Religion is creeping into politics and the courts—Bible reading as a sentence and U.S. schools modeled after Madrassasby Don Lacey on Jul. 16, 2012, under Atheism, AZ Politics, Christian Self-Righteous Arrogance, Christianity, Critical Thinking, Education, Faith, Freethought, Fundamentalism, God & Bible, Government, History, Islam, Question of the Day!, Reason, Religion, Responsible Government, Separation of Church & State
Cregg Chmara, the one that wrote the article on Atheism a couple of days ago, and a member of the Tucson freethinking community sent me two articles written by Jonathan Turley—“South Carolina Judge Sentences Drunk Driver To Read Book Of Job” and “Rep. André Carson Calls For U.S. Schools To Be Modeled On Madrassas.”
They have a couple of things in common. First they are written by Jonathan Turley and secondly, they represent a religious creep into society in a couple of dangerous places—the courts and the schools.
In the coverage of the court case, it appears that there won’t be any appeal or any action at all because the person receiving the sentence was not coerced into taking it and she is apparently a Christian and it doesn’t really bother her. The 28 year old got drunk and severely injured a couple of people when her car crossed into oncoming traffic. She got eight years in jail, five years of probation, substance abuse counseling, and she has to do a book report on the Book of Job from the Bible.
If I got a sentence like that I think I’d also be receiving a sentence for contempt of court because I’d have a hard time holding my tongue. I’d probably say something like, “Judge Michael Nettles of South Carolina you need to check your Baptist religiosity at the door! If you can’t you need to find another job.” I’m saying that now.
In the second article Rep André Carson, a Democrat from Indiana and one of the few Muslim members of Congress, would like U.S. schools modeled after Madrassas. In a speech he stated, “America will never tap into educational innovation and ingenuity without looking at the model that we have in our Madrassas, in our schools where innovation is encouraged. Where the foundation is the Koran.” Here’s the video of the speech.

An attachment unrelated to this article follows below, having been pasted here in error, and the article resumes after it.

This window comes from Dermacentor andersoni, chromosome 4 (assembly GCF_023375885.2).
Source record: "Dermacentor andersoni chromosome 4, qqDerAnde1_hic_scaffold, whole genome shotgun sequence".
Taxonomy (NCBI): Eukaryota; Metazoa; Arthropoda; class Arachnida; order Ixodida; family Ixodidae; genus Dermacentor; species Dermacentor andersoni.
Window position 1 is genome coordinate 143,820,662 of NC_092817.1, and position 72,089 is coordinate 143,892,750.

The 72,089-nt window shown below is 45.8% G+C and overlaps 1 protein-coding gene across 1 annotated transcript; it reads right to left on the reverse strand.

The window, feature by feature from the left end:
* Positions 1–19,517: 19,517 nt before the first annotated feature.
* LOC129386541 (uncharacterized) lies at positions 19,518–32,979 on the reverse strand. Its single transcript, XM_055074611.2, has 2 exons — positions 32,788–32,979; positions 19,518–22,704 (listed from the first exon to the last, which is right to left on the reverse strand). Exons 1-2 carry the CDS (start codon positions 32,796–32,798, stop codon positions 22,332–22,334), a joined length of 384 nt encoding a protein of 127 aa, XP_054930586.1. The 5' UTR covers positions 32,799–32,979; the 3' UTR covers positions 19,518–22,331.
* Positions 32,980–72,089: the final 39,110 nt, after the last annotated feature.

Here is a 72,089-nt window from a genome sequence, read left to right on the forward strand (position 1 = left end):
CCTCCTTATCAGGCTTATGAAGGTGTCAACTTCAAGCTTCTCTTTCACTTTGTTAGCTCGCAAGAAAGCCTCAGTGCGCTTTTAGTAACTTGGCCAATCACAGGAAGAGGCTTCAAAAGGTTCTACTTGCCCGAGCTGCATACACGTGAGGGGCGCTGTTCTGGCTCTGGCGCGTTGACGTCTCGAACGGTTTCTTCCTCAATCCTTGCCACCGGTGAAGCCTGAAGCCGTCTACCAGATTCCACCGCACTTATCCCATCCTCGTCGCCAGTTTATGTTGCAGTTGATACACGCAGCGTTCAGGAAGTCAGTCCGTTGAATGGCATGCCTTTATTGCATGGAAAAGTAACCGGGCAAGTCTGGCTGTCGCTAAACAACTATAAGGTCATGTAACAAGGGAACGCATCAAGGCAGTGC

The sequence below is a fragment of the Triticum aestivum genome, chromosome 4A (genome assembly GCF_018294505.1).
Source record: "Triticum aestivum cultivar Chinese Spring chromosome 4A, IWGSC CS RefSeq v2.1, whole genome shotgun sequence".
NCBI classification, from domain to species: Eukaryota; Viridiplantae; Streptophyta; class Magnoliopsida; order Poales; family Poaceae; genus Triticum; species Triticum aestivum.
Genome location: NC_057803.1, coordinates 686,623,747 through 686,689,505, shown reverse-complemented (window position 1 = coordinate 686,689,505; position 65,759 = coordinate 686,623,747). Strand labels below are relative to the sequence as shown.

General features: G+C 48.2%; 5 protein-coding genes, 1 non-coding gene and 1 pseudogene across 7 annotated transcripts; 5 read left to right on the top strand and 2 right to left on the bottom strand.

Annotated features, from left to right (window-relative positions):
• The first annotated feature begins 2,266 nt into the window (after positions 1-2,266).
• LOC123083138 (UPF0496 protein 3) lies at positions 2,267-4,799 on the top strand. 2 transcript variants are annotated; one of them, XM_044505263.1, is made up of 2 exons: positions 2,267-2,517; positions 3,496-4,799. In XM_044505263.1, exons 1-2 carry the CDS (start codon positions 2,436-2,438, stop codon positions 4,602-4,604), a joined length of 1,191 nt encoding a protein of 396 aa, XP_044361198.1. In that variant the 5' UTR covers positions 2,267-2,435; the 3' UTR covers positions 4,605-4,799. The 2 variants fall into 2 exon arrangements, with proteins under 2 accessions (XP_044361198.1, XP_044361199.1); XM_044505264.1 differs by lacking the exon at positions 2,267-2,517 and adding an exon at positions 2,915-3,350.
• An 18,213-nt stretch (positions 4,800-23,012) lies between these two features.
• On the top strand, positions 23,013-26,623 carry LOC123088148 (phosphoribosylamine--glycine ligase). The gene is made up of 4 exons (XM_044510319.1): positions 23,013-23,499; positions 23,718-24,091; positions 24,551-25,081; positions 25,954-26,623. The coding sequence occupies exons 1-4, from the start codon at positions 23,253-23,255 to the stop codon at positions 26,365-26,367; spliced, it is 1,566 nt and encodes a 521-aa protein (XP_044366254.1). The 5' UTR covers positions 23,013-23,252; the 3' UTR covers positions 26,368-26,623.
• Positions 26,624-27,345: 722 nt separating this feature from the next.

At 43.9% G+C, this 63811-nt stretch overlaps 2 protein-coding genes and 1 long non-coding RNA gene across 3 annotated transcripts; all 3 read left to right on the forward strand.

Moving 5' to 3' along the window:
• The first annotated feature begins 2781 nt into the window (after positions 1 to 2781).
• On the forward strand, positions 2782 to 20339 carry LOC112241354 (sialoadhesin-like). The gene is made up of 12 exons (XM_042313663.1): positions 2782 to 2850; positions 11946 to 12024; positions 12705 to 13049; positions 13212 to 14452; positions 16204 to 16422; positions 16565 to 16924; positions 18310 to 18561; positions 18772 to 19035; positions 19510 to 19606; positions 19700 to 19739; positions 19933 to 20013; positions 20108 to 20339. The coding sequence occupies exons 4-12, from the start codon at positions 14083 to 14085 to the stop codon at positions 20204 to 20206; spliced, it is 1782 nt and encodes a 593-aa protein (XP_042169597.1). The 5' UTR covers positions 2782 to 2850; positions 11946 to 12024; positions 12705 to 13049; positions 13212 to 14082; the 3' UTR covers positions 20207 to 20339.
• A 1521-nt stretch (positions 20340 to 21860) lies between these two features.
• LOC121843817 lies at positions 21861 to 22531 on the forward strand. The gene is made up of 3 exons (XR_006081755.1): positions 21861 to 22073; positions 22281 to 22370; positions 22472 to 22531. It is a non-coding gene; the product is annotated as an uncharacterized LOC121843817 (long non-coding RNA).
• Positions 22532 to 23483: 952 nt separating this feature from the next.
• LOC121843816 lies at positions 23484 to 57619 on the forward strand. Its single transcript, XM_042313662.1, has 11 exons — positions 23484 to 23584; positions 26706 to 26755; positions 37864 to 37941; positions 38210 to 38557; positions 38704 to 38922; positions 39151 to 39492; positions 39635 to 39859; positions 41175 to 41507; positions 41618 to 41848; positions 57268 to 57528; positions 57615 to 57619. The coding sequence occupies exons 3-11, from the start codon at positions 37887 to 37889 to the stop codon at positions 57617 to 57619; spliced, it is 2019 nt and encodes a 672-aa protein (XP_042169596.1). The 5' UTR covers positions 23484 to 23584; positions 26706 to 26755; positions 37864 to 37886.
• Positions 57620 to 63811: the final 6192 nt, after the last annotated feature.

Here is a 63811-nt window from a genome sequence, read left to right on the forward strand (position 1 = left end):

I watched the video, threw up a little in my mouth, then thought about what he’s proposing. To begin with I think that the public school system that I attended in the 60’s was a pretty good school system. I missed out on kindergarten and started the first grade in 1959. I finished up in 1971. I attended a Catholic school for one and an half years but the rest of my education was at public schools. I believe that the public schools I attended allowed me to learn what I needed to learn and allowed me to interact with a wide variety of individuals with a wide variety of beliefs including religious beliefs. It’s what makes the “melting pot” of American culture work. I may have been fortunate. All of my public schools except for the last two years of high school were schools attached to military installations where the students come and go. You could make friends quickly but they weren’t expected to last long.
So let’s look at these “Madrassa” schools where “innovation is encouraged.” First, I didn’t find “Madrassa.” I found Madrasah and a couple of other spellings. However it was spelled, every description centered on religious training. One thing we don’t need more in our public schools systems is religious training. We reserve that element of a child’s education to his or her parents and individual churches.
No, religion does not belong in our courts and in our schools. Perhaps most Christians reading this might say, “what’s wrong with reading the Bible as a court sentence?” What would those same Christians say if they were “assigned” by the court to read a chapter of the Koran? When considering the argument for making our public schools like those in the Middle East consider this–if innovation is encouraged, where are all the Muslim Nobel prize laureates? (Compare that list to THIS LIST of Jewish Nobel prize winners.) Let’s keep that wall high and strong.